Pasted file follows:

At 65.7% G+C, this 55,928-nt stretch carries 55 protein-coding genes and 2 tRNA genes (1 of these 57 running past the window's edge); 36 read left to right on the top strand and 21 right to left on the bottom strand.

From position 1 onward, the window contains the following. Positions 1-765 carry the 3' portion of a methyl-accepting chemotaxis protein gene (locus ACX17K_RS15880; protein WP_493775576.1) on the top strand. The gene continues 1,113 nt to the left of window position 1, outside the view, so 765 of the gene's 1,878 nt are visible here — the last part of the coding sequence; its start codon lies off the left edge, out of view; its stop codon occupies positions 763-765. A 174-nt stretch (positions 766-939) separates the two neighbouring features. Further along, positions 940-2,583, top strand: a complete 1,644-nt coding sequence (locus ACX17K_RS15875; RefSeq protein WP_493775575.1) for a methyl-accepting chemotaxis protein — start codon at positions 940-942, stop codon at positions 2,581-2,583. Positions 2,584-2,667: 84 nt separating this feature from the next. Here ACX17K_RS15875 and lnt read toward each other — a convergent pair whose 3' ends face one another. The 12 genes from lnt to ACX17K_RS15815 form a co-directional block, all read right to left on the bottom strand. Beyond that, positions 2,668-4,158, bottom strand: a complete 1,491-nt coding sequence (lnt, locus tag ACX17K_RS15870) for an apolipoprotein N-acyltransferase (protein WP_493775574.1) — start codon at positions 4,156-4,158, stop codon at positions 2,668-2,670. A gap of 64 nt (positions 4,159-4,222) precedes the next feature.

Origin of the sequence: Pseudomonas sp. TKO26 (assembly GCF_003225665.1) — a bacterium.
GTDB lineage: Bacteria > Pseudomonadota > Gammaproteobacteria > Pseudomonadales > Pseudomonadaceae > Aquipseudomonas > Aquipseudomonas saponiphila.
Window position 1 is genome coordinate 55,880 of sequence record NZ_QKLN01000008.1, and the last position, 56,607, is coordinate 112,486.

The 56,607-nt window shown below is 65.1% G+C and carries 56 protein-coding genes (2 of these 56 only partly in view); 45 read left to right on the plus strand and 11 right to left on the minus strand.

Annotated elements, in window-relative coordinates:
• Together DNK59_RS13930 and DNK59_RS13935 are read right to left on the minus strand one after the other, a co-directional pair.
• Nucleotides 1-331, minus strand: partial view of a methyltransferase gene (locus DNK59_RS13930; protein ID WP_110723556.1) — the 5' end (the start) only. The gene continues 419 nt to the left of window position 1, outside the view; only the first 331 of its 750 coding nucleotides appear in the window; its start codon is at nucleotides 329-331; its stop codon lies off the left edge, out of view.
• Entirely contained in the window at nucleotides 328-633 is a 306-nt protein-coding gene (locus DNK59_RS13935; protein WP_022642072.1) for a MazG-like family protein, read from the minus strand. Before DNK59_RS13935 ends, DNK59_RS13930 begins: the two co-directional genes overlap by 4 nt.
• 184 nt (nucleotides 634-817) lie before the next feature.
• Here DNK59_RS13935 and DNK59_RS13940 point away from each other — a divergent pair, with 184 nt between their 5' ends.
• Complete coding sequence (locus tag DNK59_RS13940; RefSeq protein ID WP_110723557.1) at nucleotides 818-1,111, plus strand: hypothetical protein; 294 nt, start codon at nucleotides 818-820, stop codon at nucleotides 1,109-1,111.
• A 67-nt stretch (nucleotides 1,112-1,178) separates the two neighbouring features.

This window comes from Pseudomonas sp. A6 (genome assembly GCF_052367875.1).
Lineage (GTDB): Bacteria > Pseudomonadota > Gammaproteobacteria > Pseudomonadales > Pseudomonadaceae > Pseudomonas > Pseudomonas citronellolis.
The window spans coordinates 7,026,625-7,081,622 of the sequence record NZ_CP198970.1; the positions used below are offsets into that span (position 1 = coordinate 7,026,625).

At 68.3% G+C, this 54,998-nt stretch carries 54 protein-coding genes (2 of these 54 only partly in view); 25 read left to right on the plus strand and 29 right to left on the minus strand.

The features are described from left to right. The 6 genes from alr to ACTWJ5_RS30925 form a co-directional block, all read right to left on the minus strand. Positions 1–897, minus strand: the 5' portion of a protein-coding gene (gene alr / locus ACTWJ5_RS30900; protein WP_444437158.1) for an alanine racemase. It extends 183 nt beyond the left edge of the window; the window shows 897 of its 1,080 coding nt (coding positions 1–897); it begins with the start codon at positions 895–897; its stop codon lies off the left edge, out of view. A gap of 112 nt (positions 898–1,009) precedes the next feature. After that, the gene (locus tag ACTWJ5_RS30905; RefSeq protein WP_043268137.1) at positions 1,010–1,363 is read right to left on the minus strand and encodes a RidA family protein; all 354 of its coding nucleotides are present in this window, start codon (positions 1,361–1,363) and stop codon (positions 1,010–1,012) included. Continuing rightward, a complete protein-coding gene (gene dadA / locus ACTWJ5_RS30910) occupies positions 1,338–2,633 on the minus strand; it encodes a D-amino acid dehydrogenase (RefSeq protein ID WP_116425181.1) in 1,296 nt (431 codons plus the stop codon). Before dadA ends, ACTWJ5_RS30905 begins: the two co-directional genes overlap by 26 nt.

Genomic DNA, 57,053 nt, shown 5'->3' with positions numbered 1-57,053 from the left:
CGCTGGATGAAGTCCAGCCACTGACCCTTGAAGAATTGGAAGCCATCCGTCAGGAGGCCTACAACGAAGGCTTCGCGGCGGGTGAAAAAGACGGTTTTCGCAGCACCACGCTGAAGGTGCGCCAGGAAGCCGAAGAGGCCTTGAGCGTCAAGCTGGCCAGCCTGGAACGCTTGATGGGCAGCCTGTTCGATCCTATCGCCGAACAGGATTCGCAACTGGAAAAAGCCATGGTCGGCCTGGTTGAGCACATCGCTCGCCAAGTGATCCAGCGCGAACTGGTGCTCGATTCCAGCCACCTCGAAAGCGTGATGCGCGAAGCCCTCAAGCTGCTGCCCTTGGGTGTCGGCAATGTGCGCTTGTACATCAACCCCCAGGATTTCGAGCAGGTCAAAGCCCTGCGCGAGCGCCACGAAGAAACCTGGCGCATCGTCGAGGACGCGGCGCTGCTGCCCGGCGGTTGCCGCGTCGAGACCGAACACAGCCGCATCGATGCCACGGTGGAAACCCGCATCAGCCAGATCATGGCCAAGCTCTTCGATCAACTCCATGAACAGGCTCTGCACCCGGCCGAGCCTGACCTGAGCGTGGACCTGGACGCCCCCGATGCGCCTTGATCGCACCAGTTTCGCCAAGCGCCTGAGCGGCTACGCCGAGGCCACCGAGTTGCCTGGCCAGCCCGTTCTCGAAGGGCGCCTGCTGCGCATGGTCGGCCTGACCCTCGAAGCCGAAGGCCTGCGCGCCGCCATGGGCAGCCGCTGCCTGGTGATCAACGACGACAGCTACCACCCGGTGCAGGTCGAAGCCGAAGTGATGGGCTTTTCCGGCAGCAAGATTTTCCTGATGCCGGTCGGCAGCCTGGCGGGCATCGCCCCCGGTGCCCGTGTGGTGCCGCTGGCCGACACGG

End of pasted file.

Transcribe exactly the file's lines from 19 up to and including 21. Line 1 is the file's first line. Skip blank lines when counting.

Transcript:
The features are described from left to right. The 6 genes from alr to ACTWJ5_RS30925 form a co-directional block, all read right to left on the minus strand. Positions 1–897, minus strand: the 5' portion of a protein-coding gene (gene alr / locus ACTWJ5_RS30900; protein WP_444437158.1) for an alanine racemase. It extends 183 nt beyond the left edge of the window; the window shows 897 of its 1,080 coding nt (coding positions 1–897); it begins with the start codon at positions 895–897; its stop codon lies off the left edge, out of view. A gap of 112 nt (positions 898–1,009) precedes the next feature. After that, the gene (locus tag ACTWJ5_RS30905; RefSeq protein WP_043268137.1) at positions 1,010–1,363 is read right to left on the minus strand and encodes a RidA family protein; all 354 of its coding nucleotides are present in this window, start codon (positions 1,361–1,363) and stop codon (positions 1,010–1,012) included. Continuing rightward, a complete protein-coding gene (gene dadA / locus ACTWJ5_RS30910) occupies positions 1,338–2,633 on the minus strand; it encodes a D-amino acid dehydrogenase (RefSeq protein ID WP_116425181.1) in 1,296 nt (431 codons plus the stop codon). Before dadA ends, ACTWJ5_RS30905 begins: the two co-directional genes overlap by 26 nt.

Genomic DNA, 57,053 nt, shown 5'->3' with positions numbered 1-57,053 from the left:
CGCTGGATGAAGTCCAGCCACTGACCCTTGAAGAATTGGAAGCCATCCGTCAGGAGGCCTACAACGAAGGCTTCGCGGCGGGTGAAAAAGACGGTTTTCGCAGCACCACGCTGAAGGTGCGCCAGGAAGCCGAAGAGGCCTTGAGCGTCAAGCTGGCCAGCCTGGAACGCTTGATGGGCAGCCTGTTCGATCCTATCGCCGAACAGGATTCGCAACTGGAAAAAGCCATGGTCGGCCTGGTTGAGCACATCGCTCGCCAAGTGATCCAGCGCGAACTGGTGCTCGATTCCAGCCACCTCGAAAGCGTGATGCGCGAAGCCCTCAAGCTGCTGCCCTTGGGTGTCGGCAATGTGCGCTTGTACATCAACCCCCAGGATTTCGAGCAGGTCAAAGCCCTGCGCGAGCGCCACGAAGAAACCTGGCGCATCGTCGAGGACGCGGCGCTGCTGCCCGGCGGTTGCCGCGTCGAGACCGAACACAGCCGCATCGATGCCACGGTGGAAACCCGCATCAGCCAGATCATGGCCAAGCTCTTCGATCAACTCCATGAACAGGCTCTGCACCCGGCCGAGCCTGACCTGAGCGTGGACCTGGACGCCCCCGATGCGCCTTGATCGCACCAGTTTCGCCAAGCGCCTGAGCGGCTACGCCGAGGCCACCGAGTTGCCTGGCCAGCCCGTTCTCGAAGGGCGCCTGCTGCGCATGGTCGGCCTGACCCTCGAAGCCGAAGGCCTGCGCGCCGCCATGGGCAGCCGCTGCCTGGTGATCAACGACGACAGCTACCACCCGGTGCAGGTCGAAGCCGAAGTGATGGGCTTTTCCGGCAGCAAGATTTTCCTGATGCCGGTCGGCAGCCTGGCGGGCATCGCCCCCGGTGCCCGTGTGGTGCCGCTGGCCGACACGG